The Journals of Lewis & Clark: Lewis, April 22, 1806
Lewis, April 22, 1806
Tuesday April 22cd 1806. Last night two of our horses broke loos from the picquits and straggled off some little distance, the men who had charge of them fortunately recovered them early. at 7 A.M. we set out having previously sent on our small Canoe with Colter and Potts. we had not arrived at the top of a hill over which the road leads opposite the village before Charbono's horse threw his load, and taking fright at the saddle and robe which still adhered, ran at full speed down the hill, near the village he disengaged himself from the saddle and robe, an indian hid the robe in his lodge. I sent our guide and one man who was with me in the rear to assist Charbono in retaking his horse which having done they returned to the village on the track of the horse in surch of the lost articles they found the saddle but could see nothing of the robe the indians denyed having seen it; they then continued on the track of the horse to the place from whence he had set out with the same success. being now confident that the Indians had taken it I sent the Indian woman on to request Capt. C. to halt the party and send back some of the men to my assistance being determined either to make the indians deliver the robe or birn their houses. they have vexed me in such a manner by such repeated acts of villany that I am quite disposed to treat them with every severyty, their defenseless state pleads forgivness so far as rispects their lives. with this resolution I returned to their village which I had just reached as Labuish met me with the robe which he informed me he found in an Indian lodg hid behind their baggage. I now returned and joined Capt Clark who was waiting my arrival with the party. the Indian woman had not reached Capt C. untill about the time I arrived and he returned from a position on the top of a hill not far from where he had halted the party. from the top of this emmenense Capt. C. had an extensive view of the country. he observed the range of mountains in which Mount Hood stands to continue nearly south as far as the eye could reach. he also observed the snow clad top of Mount Jefferson which boar S. 10 W. Mount Hood from the same point boar S. 30 W. the tops of the range of western mountains are covered with snow. Capt C. also discovered some timbered country in a Southern direction from him at no great distance. Clarks river which mouths immediately opposite this point of view forks at the distance of 18 or 20 miles from hence, the wright hand fork takes it rise in mount Hood, and the main branch continues it's course to the S. E.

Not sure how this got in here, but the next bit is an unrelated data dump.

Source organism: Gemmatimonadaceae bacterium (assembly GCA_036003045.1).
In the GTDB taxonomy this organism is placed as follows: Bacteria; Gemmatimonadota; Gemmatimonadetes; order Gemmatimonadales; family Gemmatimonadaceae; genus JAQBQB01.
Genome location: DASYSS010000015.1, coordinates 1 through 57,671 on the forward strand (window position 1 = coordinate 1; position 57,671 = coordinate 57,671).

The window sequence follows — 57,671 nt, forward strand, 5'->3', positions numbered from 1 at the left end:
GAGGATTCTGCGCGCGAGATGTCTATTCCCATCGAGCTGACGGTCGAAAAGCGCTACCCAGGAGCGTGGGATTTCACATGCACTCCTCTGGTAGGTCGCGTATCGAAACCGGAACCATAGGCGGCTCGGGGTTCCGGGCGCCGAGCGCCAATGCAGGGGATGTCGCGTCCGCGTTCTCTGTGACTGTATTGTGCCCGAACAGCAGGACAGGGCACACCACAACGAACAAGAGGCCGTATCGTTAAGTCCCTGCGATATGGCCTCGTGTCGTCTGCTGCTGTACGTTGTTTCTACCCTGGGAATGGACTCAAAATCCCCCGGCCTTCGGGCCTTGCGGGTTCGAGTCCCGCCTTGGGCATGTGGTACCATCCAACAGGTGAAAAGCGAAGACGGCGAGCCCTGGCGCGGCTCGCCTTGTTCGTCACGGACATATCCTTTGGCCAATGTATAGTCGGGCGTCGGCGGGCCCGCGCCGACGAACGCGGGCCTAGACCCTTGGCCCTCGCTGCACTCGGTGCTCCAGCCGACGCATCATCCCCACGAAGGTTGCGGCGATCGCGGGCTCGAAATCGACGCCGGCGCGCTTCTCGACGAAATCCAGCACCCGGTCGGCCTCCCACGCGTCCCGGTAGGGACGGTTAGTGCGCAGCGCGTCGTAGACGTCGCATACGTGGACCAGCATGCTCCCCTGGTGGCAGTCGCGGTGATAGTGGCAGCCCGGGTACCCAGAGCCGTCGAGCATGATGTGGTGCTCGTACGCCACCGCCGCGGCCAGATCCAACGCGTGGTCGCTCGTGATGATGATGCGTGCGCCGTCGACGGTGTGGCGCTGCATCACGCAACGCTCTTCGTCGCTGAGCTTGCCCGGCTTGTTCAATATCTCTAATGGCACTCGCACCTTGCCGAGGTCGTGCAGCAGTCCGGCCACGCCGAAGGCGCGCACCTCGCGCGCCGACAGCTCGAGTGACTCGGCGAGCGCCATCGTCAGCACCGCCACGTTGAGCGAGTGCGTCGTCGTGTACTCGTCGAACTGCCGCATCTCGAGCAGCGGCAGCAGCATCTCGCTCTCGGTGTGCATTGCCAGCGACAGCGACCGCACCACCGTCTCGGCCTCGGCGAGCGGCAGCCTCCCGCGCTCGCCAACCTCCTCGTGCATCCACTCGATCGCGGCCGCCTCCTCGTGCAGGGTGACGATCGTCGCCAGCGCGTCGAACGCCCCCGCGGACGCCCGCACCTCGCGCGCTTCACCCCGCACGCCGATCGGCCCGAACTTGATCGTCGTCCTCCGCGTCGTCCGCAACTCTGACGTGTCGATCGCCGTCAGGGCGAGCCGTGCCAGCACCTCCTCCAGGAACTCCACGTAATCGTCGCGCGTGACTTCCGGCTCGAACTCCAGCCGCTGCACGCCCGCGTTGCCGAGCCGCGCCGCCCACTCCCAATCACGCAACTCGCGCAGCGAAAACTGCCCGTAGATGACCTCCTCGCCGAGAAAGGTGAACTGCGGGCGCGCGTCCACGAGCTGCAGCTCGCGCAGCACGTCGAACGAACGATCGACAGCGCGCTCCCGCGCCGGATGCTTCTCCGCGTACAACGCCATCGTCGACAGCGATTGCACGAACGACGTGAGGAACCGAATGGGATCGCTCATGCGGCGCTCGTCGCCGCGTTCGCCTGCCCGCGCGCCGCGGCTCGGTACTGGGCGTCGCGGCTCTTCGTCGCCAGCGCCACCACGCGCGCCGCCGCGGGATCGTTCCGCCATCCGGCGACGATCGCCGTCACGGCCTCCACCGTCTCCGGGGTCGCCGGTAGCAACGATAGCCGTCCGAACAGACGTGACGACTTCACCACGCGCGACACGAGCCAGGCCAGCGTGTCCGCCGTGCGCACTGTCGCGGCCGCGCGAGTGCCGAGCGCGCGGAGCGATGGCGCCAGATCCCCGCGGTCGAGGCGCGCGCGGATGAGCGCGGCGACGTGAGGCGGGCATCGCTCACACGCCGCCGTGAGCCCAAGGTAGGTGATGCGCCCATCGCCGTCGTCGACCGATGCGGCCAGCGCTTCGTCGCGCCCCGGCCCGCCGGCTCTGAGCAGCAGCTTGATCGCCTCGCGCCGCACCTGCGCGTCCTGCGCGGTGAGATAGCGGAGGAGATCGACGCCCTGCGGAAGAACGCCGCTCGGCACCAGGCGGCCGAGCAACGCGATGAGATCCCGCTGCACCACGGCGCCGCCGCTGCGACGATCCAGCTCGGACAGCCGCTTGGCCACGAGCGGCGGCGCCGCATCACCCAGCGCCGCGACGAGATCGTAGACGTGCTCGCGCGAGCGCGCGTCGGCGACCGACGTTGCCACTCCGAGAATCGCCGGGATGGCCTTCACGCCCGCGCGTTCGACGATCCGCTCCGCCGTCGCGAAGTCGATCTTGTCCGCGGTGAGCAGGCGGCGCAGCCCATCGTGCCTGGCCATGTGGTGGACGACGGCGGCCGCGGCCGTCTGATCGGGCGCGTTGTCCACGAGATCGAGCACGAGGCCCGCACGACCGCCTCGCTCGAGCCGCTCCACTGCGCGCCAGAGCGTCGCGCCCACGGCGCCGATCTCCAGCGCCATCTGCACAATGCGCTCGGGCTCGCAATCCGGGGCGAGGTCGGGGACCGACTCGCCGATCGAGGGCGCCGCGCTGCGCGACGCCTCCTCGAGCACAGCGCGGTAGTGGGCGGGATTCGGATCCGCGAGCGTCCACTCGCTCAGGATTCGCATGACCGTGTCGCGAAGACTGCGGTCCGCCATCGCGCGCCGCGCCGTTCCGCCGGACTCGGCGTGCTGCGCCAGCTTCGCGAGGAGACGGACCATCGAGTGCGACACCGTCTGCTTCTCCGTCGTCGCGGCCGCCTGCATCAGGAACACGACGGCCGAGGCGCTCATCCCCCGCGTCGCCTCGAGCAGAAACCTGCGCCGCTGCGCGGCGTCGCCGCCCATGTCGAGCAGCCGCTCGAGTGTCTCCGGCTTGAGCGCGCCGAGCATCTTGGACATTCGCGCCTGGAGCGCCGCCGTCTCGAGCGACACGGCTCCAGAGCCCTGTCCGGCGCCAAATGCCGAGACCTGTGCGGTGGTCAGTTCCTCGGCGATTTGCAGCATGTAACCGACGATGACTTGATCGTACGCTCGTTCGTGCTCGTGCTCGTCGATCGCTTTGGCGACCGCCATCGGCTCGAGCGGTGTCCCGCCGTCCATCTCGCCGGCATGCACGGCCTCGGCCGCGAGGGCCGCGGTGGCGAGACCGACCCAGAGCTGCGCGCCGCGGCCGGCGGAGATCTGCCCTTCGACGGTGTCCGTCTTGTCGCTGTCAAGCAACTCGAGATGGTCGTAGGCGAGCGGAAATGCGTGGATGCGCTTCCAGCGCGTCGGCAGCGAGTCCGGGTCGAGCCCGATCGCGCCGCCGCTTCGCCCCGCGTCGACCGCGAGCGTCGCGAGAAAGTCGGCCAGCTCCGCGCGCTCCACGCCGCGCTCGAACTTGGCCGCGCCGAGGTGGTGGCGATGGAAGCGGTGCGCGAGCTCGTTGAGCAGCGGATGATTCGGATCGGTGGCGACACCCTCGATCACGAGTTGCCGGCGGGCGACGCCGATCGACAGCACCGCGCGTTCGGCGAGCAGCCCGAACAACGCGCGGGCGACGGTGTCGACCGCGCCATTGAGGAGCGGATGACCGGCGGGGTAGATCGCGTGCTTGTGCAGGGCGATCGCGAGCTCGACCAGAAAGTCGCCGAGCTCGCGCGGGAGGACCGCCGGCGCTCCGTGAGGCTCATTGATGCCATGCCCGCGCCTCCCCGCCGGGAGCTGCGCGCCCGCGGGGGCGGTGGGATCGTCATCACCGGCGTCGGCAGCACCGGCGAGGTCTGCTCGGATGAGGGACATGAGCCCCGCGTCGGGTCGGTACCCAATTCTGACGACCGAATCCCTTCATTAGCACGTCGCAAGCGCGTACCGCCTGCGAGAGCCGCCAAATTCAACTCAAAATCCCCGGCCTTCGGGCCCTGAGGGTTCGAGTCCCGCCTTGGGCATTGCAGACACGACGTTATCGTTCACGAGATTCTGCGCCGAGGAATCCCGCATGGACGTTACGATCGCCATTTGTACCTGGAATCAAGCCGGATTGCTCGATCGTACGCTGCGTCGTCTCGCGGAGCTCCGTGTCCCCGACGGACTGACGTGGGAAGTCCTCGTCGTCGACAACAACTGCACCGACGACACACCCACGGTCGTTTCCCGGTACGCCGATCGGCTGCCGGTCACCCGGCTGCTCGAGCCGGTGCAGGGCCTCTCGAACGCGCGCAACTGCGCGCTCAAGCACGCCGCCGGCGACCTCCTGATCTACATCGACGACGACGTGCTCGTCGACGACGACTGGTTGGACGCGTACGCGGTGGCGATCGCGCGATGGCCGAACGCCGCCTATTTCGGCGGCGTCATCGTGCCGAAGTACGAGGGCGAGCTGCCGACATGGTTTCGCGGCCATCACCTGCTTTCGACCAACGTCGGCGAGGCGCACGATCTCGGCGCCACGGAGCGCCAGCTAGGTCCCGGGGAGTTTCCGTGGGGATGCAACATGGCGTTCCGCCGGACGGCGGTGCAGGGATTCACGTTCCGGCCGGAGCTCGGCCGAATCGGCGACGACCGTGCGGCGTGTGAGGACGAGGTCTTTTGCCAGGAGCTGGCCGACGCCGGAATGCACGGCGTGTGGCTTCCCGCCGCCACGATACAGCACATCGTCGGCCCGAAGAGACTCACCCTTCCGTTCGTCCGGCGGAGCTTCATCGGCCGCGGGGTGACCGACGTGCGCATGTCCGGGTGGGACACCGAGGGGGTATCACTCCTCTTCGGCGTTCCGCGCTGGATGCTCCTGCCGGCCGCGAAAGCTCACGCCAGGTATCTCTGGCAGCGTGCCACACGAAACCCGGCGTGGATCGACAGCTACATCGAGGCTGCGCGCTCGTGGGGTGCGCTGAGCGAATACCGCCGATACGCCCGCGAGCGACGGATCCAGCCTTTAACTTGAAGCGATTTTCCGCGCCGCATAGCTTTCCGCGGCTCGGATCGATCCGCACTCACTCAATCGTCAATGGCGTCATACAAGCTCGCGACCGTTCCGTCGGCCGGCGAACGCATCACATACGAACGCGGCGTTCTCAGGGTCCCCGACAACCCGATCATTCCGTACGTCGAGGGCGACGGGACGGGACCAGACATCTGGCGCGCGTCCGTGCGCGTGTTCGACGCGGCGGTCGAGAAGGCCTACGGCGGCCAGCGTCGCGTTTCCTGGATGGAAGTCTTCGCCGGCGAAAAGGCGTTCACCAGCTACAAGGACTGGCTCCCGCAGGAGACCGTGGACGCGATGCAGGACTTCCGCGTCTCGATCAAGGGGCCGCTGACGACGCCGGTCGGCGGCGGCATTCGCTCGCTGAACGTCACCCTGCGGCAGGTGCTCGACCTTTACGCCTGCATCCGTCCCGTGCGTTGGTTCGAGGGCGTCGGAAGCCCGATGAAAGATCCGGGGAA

we now made the following regulations as to our future order of march (viz) that Capt. C. & myself should devide the men who were disencumbered by horses and march alternately each day the one in front and the other in rear. haveing divided the party agreeably to this arrangement, we proceeded on through an open plain country about 8 miles to a village of 6 houses of the Eneshur nation, here we observed our 2 canoes passing up on the opposite side; the wind being too high for them to pass the river they continued on. we halted at a small run just above the village where we dined on some dogs which we purchased of the inhabitants and suffered our horses to graize about three hours. there is no timber in this country we are obliged to purchase our fuel of the natives, who bling it from a great distance. while we halted for dinner we purch a horse. after dinner we proceeded on up the river about 4 miles to a village of 7 mat lodges of the last mentioned nation. here our Chopunnish guide informed us that the next village was at a considerable distance and that we could not reach it tonight. the people at this place offered to sell us wood and dogs, and we therefore thought it better to remain all night. a man blonging to the next village abovd proposed exchanging a horse for one of our canoes, just at this moment one of our canoes was passing. we hailed them and ordered them to come over but the wind continued so high that they could not join us untill after sunset and the Indian who wished to exchange his horse for the canoe had gone on. Charbonoe purchased a horse this evening. we obtained 4 dogs and as much wood as answered our purposes on moderate terms. we can only afford ourselves one fire, and are obliged to lie without shelter, the nights are cold and days warm.- Colter and Pots had passed on with their canoe.